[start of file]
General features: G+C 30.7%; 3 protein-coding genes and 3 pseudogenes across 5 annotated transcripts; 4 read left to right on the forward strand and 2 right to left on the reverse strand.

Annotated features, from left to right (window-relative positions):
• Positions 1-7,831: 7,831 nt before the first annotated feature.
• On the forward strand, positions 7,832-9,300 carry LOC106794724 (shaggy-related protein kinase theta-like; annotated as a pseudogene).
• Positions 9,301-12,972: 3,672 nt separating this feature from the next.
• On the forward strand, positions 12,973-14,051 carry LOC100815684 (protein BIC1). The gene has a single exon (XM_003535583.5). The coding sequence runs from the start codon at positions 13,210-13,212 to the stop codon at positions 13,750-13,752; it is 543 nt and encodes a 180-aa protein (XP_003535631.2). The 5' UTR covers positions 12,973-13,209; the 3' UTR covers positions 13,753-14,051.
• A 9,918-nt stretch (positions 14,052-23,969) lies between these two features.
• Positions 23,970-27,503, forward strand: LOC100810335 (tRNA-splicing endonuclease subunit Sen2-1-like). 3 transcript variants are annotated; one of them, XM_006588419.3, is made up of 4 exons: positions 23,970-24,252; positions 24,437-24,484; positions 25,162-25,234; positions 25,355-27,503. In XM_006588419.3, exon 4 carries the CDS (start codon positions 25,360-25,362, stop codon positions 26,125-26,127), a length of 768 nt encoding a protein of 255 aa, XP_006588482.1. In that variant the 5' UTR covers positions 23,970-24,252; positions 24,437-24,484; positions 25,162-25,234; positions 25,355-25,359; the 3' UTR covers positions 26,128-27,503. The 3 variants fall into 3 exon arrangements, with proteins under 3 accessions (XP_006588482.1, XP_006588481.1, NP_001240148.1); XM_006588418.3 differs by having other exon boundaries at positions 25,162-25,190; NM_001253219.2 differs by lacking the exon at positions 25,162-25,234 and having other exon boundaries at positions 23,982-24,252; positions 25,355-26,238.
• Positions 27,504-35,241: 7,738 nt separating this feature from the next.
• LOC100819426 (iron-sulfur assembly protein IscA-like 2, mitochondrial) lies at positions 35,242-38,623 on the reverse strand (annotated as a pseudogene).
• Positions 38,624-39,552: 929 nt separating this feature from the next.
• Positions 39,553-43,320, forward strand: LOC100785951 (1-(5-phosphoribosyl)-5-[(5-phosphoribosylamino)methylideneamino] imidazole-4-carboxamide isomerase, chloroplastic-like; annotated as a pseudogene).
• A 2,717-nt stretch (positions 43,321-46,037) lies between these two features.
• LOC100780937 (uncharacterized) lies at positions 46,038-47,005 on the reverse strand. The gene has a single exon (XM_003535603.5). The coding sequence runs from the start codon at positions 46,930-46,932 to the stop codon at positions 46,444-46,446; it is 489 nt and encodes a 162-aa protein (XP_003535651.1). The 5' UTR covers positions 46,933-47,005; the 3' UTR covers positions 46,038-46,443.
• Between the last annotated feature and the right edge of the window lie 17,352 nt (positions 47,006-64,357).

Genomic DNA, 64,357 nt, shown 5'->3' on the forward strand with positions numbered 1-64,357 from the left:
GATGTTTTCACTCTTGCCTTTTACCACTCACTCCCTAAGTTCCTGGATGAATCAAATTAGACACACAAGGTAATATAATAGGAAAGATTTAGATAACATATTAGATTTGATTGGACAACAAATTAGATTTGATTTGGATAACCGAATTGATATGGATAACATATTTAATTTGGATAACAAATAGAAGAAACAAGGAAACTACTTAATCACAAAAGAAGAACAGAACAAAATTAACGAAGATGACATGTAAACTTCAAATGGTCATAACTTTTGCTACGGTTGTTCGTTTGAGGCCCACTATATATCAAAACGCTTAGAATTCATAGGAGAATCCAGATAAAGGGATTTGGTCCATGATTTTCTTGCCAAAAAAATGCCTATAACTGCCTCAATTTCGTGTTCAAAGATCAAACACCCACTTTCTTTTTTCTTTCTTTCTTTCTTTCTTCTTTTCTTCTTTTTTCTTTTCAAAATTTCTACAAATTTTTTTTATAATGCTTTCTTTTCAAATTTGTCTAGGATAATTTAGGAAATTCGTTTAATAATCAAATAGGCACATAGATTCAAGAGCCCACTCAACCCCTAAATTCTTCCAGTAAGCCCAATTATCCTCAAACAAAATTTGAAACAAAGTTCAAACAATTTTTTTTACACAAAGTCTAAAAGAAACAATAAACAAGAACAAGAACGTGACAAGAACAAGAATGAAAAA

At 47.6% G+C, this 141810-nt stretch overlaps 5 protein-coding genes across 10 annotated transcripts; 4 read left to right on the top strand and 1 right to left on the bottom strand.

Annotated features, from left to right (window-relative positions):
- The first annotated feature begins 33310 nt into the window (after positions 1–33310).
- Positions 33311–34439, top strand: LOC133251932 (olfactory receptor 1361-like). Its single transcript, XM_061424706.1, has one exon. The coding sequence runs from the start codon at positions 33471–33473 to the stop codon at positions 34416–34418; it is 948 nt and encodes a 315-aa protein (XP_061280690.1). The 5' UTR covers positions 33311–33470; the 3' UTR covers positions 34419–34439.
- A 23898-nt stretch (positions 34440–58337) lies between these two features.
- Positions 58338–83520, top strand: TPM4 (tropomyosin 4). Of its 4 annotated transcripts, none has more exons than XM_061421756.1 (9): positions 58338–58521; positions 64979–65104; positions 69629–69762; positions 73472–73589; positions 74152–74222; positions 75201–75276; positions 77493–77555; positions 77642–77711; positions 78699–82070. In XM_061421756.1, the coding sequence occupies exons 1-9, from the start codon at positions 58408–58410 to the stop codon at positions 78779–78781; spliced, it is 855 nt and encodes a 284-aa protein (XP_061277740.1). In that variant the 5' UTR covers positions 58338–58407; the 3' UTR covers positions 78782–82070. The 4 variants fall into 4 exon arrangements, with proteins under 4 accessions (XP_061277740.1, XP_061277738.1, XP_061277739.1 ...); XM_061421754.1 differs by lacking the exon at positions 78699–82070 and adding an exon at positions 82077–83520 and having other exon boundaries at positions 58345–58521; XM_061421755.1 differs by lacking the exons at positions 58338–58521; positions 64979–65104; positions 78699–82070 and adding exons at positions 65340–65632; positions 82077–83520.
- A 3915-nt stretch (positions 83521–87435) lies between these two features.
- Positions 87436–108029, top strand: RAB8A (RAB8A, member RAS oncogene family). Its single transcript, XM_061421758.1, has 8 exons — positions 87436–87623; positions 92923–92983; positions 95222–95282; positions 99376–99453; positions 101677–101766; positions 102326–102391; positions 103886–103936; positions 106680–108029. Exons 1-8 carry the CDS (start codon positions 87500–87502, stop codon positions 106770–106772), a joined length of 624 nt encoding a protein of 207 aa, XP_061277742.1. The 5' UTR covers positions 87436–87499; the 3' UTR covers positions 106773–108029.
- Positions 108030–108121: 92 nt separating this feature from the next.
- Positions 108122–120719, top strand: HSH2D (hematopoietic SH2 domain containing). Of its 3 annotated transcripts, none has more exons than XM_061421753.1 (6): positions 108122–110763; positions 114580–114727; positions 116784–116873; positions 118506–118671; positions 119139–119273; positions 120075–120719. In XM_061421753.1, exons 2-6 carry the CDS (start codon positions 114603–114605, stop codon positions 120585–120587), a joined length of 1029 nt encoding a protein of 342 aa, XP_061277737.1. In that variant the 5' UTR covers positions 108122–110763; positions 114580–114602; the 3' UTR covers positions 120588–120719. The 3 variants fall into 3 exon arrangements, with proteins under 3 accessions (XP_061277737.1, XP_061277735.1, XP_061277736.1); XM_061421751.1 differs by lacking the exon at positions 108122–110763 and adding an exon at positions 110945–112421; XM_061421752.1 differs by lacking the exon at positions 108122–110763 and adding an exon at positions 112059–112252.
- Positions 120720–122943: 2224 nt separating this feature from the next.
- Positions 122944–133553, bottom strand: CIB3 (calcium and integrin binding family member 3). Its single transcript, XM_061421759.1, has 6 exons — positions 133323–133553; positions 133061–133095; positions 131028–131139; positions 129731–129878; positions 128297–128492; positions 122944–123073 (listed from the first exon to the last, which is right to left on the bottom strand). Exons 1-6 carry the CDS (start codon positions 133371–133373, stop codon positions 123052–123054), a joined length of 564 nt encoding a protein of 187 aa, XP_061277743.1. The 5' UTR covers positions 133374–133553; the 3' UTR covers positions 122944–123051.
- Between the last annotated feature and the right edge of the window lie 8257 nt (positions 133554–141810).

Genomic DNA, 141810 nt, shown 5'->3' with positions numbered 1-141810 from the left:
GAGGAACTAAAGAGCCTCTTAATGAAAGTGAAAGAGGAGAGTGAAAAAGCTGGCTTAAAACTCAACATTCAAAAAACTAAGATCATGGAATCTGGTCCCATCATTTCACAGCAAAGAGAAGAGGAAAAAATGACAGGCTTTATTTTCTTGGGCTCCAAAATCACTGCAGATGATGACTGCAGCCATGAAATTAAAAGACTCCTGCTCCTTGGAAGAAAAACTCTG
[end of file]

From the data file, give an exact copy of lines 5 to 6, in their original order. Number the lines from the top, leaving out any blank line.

• Positions 9,301-12,972: 3,672 nt separating this feature from the next.
• On the forward strand, positions 12,973-14,051 carry LOC100815684 (protein BIC1). The gene has a single exon (XM_003535583.5). The coding sequence runs from the start codon at positions 13,210-13,212 to the stop codon at positions 13,750-13,752; it is 543 nt and encodes a 180-aa protein (XP_003535631.2). The 5' UTR covers positions 12,973-13,209; the 3' UTR covers positions 13,753-14,051.